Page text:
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03 March, 2007

Want Is A Vector

Have you ever had one of those discussions that go:

Spouse: The Pope’s invited us to lunch. Do you want to go?

You: If you want to.

Spouse: You don’t want to go.

You: I do if you do.

Spouse: Yes, but you don’t really want to do you?

And so on. Of course, if the conversation was between me and Wifie and the Pope had really invited us to lunch, my first response would be a resounding ‘No!’ on the ground that I try to avoid the company of ageing fascists. On the other hand, I know that Wifie loves Italy and would love a chance to pop over in the Papal private jet. To be honest, I’d also like to have a look around the Vatican – I’m sure it is as beautiful as it would be infuriating. On the other hand, we’d need to find a sitter for the cat, it’s the middle of winter over there, and I hate having to dress to other people’s expectations. On the other hand, we’d be handy to visit some friends in Spain, so however boring the lunch was, we might get a decent trip out of it. On the other hand…

The point is that ‘want’ is a vector. It is the sum of many, many different wants, all pulling in different directions. Wikipedia has a pretty unfriendly definition of a vector in the sense that I mean it. Maybe the best way to think of how a vector works is to think of some physical system in which different forces are acting on an object in different directions and with different stregths. A ship at sea, for instance, has a course and speed that is partially determined by its engines and rudder but also by the ocean’s currents and the winds that are blowing on it. These three forces (engine, wind and current) might work all in the same direction or all at odds with one another, making the actual course and speed (the ship’s vector) the product of the speed and direction of each of them.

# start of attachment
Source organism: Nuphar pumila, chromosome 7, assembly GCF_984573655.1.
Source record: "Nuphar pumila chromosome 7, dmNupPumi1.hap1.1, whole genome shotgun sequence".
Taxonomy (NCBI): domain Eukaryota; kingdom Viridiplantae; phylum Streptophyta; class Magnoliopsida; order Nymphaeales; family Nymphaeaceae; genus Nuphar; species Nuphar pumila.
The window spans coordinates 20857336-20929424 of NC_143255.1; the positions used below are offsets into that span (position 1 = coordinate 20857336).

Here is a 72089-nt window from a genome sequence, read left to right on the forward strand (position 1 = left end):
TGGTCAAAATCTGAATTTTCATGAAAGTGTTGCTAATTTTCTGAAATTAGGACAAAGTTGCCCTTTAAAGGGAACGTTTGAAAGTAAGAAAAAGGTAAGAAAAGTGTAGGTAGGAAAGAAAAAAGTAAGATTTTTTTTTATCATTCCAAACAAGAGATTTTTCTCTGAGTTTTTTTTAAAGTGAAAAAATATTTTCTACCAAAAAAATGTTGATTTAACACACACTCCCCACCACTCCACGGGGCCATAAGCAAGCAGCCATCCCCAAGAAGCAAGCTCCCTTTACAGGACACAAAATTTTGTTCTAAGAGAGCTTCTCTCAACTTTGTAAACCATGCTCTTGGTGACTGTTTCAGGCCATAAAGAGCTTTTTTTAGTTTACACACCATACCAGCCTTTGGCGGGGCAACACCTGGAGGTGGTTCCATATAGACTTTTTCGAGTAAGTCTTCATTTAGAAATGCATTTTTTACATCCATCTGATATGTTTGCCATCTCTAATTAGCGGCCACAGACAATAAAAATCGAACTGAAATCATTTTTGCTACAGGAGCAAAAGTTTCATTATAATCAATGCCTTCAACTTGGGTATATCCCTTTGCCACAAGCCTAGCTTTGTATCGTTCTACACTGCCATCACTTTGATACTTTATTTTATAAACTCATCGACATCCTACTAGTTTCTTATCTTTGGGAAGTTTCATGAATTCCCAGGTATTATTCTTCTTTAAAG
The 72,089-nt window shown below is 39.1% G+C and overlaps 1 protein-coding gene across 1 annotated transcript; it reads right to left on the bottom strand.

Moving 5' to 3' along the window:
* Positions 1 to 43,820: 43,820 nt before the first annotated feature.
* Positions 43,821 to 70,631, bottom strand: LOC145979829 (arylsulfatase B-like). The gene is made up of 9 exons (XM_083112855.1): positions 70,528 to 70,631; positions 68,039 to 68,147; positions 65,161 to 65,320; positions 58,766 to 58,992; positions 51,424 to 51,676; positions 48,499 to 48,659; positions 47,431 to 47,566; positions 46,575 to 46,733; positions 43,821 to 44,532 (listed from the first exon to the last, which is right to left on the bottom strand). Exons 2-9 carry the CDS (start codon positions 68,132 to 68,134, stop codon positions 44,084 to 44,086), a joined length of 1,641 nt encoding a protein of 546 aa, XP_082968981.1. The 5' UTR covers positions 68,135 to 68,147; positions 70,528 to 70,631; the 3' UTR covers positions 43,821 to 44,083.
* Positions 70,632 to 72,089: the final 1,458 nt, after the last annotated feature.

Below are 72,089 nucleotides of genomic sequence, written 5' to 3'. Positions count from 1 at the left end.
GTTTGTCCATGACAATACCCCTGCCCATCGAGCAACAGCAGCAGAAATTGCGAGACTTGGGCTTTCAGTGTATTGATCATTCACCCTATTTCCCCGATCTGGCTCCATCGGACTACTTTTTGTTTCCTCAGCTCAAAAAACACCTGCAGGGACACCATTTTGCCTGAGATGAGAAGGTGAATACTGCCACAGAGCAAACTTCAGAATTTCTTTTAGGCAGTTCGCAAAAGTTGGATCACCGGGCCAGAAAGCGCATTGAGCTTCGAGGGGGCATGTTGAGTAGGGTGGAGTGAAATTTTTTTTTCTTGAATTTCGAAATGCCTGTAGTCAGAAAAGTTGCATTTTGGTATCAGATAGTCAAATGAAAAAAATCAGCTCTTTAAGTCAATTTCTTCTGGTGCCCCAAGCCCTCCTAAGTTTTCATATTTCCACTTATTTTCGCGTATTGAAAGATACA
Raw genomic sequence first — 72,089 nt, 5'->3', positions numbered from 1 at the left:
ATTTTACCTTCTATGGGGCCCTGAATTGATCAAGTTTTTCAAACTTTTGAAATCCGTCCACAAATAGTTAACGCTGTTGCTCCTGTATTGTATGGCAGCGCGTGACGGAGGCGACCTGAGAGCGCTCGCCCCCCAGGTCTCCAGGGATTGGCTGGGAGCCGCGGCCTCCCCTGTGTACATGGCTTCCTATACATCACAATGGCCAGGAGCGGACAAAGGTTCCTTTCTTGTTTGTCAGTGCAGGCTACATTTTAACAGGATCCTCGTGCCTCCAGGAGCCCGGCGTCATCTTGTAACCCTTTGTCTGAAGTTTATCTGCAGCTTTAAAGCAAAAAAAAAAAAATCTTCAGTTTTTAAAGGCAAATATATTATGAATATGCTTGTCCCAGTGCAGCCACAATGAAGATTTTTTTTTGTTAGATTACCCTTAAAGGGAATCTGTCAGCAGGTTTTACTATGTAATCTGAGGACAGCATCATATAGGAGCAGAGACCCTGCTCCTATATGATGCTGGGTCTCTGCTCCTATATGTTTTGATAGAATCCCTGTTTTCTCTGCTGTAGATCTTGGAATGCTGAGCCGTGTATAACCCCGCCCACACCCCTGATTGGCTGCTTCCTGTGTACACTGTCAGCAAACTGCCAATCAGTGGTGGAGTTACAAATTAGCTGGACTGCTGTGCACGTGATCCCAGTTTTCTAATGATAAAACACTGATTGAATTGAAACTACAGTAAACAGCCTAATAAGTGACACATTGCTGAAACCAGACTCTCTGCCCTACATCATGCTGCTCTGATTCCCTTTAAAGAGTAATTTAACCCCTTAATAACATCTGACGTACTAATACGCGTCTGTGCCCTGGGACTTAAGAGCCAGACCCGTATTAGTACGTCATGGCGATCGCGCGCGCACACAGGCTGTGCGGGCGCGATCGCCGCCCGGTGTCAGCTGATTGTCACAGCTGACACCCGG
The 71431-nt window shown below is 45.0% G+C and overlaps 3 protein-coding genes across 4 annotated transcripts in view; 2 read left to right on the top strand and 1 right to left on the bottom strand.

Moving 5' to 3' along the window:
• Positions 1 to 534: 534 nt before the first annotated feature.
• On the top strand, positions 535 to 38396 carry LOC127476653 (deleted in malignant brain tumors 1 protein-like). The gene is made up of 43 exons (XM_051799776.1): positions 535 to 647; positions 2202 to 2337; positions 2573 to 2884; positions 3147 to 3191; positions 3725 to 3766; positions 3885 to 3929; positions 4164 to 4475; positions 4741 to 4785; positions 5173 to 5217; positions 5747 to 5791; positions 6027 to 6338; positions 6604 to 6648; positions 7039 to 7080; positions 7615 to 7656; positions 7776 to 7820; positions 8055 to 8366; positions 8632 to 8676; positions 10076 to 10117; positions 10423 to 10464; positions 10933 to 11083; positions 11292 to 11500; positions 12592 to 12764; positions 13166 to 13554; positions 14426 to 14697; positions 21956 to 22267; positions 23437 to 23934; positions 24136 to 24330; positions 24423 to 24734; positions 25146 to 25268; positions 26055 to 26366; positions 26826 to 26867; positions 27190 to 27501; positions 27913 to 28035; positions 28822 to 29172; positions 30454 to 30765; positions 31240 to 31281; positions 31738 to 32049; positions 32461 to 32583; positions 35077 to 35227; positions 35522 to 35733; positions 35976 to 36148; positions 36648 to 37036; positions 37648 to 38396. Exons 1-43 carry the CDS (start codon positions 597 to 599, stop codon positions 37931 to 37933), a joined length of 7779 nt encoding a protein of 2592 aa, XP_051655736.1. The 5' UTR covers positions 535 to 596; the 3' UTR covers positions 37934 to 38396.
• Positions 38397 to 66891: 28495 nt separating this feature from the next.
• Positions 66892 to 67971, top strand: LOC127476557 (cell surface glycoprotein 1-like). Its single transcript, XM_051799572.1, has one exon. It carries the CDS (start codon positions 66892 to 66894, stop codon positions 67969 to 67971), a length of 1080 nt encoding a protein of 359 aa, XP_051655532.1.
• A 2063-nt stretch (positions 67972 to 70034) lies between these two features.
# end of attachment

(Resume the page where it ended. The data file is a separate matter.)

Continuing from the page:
And that’s what wants are like. I might want to please Wifie and that will pull me in one direction but I also want to avoid religious nutters and that would pull me another way. I might want to satisfy my curiosity about just how stinking rich the Catholic church is but I might also think travelling 15,000 kilometres for an Italian meal is a bit excessive – each pulling me in other directions. The result – what I say I ‘want’ after all this deliberation – is the vector of my desires in a complex, multidimensional, psychological space.

It’s no wonder that conversations like this happen all the time.

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